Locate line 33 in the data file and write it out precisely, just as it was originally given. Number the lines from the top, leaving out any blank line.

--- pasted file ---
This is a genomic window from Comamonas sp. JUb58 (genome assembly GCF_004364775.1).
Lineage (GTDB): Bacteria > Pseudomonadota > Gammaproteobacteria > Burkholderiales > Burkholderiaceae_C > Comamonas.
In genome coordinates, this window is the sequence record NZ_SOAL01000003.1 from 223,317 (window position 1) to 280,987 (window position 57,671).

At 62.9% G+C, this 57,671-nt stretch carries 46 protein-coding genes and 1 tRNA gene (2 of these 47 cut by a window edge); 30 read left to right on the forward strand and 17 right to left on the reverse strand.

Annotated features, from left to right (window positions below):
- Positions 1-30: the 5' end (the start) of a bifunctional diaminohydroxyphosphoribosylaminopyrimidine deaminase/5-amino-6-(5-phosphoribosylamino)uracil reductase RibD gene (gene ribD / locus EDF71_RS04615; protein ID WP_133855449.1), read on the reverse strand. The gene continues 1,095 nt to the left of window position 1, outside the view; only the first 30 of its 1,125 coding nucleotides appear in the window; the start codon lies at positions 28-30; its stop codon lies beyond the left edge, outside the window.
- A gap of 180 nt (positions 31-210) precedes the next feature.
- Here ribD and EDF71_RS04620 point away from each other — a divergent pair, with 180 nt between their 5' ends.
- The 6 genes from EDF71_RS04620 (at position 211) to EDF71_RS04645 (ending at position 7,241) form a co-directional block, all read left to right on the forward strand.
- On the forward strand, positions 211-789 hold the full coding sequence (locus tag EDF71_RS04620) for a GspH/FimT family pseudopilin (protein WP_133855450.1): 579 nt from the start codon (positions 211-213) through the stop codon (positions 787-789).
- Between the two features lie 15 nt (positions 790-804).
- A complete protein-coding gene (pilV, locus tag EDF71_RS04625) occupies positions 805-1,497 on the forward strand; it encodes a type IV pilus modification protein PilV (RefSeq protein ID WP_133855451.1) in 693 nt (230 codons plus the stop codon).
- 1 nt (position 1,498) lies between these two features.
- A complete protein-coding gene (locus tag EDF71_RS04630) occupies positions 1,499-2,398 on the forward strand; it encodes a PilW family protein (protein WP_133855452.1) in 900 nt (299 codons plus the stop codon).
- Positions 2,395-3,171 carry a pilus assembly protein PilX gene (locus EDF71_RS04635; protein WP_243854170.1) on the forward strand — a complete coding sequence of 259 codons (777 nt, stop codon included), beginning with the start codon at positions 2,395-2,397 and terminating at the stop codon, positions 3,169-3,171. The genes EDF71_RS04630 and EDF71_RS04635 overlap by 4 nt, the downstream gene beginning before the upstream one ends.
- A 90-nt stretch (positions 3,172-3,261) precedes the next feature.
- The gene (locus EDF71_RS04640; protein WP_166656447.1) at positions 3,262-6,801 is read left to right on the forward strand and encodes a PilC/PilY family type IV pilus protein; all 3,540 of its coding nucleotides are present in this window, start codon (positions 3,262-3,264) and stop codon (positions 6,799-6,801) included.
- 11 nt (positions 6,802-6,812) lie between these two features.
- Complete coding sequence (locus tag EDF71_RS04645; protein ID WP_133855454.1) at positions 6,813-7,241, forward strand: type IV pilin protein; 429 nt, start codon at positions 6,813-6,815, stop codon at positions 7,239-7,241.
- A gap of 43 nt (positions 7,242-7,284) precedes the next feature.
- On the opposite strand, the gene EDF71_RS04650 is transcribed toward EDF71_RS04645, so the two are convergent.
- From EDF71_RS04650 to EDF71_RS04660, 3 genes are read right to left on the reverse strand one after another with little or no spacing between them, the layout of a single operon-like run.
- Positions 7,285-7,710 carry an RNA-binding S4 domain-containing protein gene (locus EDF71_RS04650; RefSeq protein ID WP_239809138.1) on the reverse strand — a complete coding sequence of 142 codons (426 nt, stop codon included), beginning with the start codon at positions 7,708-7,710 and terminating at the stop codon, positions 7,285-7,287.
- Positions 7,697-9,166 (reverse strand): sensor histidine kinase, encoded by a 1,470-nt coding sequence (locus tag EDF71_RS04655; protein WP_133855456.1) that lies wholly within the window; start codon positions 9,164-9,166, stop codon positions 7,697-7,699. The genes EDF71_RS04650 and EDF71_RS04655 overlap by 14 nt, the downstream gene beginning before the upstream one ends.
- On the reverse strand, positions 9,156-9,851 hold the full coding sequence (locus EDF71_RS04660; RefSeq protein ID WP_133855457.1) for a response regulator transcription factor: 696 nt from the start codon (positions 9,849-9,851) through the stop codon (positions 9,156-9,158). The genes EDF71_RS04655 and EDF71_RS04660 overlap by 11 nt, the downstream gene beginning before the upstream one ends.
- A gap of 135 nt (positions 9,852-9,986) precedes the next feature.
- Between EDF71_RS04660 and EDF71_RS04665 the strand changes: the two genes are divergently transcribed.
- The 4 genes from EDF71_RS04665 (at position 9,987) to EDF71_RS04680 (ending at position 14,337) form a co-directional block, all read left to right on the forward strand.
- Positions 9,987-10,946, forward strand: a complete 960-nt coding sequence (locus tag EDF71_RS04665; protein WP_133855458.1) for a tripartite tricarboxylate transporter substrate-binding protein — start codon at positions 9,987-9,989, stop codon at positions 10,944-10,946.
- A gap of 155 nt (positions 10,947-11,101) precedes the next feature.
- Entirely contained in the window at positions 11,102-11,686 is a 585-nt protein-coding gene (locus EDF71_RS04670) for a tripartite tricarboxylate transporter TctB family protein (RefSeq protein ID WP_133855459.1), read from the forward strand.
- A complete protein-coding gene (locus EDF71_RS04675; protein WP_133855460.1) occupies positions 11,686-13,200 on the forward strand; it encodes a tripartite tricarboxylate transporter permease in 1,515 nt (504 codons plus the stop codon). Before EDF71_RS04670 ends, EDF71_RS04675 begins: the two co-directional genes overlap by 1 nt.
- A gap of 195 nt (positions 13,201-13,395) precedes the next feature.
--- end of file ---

- A gap of 195 nt (positions 13,201-13,395) precedes the next feature.